The Acupuncture Clinic consulted with Albert Zhang of Auckland as to what is a nice tasting Chinese herb soup that could be eaten at lunch and something that is good for you too.
Chinese herbs when taken as medicine do have the reputation of tasting bitter and people rarely like the taste of them but put up with the taste because of their benefits.
There are many Chinese herbs however, that are consumed as food providing nourishment whilst actually tasting good.
Stewed Pork with Lily Bulb and White Fungus
One such example is Stewed Pork with Lily Bulb and White Fungus. “Don’t be put off with the idea of eating fungus, it is no different to eating mushrooms” says Albert Zhang from his New Hope Chinese Medicine Clinic in Browns Bay, Auckland. All these herbs are easily obtained from an Asian grocery store and are inexpensive.
White fungus 银耳5 grams
Glehnia root (sha shen) 沙参 10 grams
Lily bulb 百合 20 grams
Chinese red dates 红枣 1-3
Lean pork meat half kilo
Soak the lily bulb separately for half an hour.
Soak the white fungus until it is swollen and then tear into small pieces and wash.
Then cook the pork and white fungus for 5 minutes in boiling water, then take out and wash.
The last step is to put the pork, white fungus, sha shen, lily bulb and dates into 4-5 cups of boiling water and then stew slowly for 3 hours.
Add salt to taste if desired.
You can eat the herbs as well as drink the broth.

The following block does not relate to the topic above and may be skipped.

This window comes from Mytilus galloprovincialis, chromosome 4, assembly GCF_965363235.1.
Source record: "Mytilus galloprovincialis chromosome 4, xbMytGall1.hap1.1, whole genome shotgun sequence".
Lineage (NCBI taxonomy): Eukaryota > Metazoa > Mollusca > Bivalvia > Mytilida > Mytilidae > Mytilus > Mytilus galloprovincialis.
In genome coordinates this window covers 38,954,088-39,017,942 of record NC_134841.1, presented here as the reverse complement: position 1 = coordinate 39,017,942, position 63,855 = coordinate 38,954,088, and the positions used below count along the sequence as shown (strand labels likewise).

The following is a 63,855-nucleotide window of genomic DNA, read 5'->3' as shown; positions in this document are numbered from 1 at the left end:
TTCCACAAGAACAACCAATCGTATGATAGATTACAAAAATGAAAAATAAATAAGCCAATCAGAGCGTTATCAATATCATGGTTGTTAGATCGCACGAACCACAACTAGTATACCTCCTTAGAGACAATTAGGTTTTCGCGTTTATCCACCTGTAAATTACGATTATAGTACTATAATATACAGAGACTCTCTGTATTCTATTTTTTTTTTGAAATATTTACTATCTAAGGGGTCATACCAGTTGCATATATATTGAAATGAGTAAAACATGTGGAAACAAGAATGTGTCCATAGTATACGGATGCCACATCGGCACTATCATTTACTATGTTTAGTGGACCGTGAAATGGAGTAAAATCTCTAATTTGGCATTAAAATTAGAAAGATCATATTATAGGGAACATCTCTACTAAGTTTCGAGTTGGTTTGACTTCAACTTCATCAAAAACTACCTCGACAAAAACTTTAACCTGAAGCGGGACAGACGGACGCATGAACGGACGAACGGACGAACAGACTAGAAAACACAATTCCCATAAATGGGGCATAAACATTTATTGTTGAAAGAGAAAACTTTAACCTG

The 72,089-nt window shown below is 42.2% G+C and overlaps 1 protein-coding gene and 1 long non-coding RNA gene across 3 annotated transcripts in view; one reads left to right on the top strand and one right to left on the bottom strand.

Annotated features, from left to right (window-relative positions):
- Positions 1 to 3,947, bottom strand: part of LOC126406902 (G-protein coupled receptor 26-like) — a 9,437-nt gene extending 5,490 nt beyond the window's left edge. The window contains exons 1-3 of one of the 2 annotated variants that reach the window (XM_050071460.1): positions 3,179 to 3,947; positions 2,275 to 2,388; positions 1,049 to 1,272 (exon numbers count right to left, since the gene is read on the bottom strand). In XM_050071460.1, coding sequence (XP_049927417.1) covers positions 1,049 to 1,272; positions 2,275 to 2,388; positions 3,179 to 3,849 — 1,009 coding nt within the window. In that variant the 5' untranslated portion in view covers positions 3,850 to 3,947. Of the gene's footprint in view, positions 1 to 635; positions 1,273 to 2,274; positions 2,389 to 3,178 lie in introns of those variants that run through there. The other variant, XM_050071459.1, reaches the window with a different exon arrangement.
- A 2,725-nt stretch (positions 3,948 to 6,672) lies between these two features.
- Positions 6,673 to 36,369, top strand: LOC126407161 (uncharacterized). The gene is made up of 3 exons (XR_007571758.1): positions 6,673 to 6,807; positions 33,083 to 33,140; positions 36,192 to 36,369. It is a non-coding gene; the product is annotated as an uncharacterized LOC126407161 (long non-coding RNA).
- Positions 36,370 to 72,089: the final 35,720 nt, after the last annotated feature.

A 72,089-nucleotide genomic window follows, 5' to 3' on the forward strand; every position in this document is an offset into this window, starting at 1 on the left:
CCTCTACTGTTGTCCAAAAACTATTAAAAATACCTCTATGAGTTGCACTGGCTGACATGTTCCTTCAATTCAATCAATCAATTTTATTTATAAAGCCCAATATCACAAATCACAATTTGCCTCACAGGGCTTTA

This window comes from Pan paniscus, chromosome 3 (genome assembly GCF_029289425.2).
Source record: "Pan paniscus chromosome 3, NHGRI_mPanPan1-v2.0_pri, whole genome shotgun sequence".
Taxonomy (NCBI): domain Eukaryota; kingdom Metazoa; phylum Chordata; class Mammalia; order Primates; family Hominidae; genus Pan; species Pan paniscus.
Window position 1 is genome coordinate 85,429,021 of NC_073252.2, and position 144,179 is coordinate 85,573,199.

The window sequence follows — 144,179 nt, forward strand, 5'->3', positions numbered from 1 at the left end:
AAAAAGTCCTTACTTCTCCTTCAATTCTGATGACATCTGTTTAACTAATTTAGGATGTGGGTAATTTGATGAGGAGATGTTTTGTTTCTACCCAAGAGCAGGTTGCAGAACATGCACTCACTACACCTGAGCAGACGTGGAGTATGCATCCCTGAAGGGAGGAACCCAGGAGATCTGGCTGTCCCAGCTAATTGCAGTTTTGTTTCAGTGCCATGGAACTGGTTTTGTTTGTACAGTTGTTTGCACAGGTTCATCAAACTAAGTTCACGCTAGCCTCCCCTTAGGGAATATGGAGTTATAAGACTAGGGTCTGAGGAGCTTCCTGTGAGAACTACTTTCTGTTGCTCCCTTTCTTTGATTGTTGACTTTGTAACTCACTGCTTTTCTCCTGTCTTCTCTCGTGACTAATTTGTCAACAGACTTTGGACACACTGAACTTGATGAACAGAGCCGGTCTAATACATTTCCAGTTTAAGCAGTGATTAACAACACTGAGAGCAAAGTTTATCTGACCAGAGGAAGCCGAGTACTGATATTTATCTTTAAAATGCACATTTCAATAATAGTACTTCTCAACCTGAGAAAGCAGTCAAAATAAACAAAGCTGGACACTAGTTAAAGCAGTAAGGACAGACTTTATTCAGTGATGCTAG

What is good for?
We ask Albert about a dish that sounds so weird and looks just as weird as to what it is actually good for. “These medicinal herbs have the reputation to nourish the yin. Yin and yang is one of the most difficult Chinese medicine concepts to explain to westerners. When you have yin deficiency there is dryness in the body stemming from an internal heat imbalance. Different organs of the body such as the lungs, stomach and kidneys can all become yin deficient. The lily bulb, sha shen and white fungus are particularly good for lung yin deficiency. It is not just smokers that become lung yin deficient but people working in dry dusty environments or even those continually exposed to air conditioning can all have their yin consumed. Sometimes a chronic lingering cough leads to slow depletion of yin fluids in the lungs. This soup can help a chronic dry cough”.
Albert also goes on to tell us that herbs and foods like this are taken to strengthen and moisten the lungs and you don’t have to have a cough to enjoy this soup.
Our next post on Chinese herbs, we will ask Albert what we can have for dinner that has Chinese herbs in it, is easy to make and most importantly, tastes good too.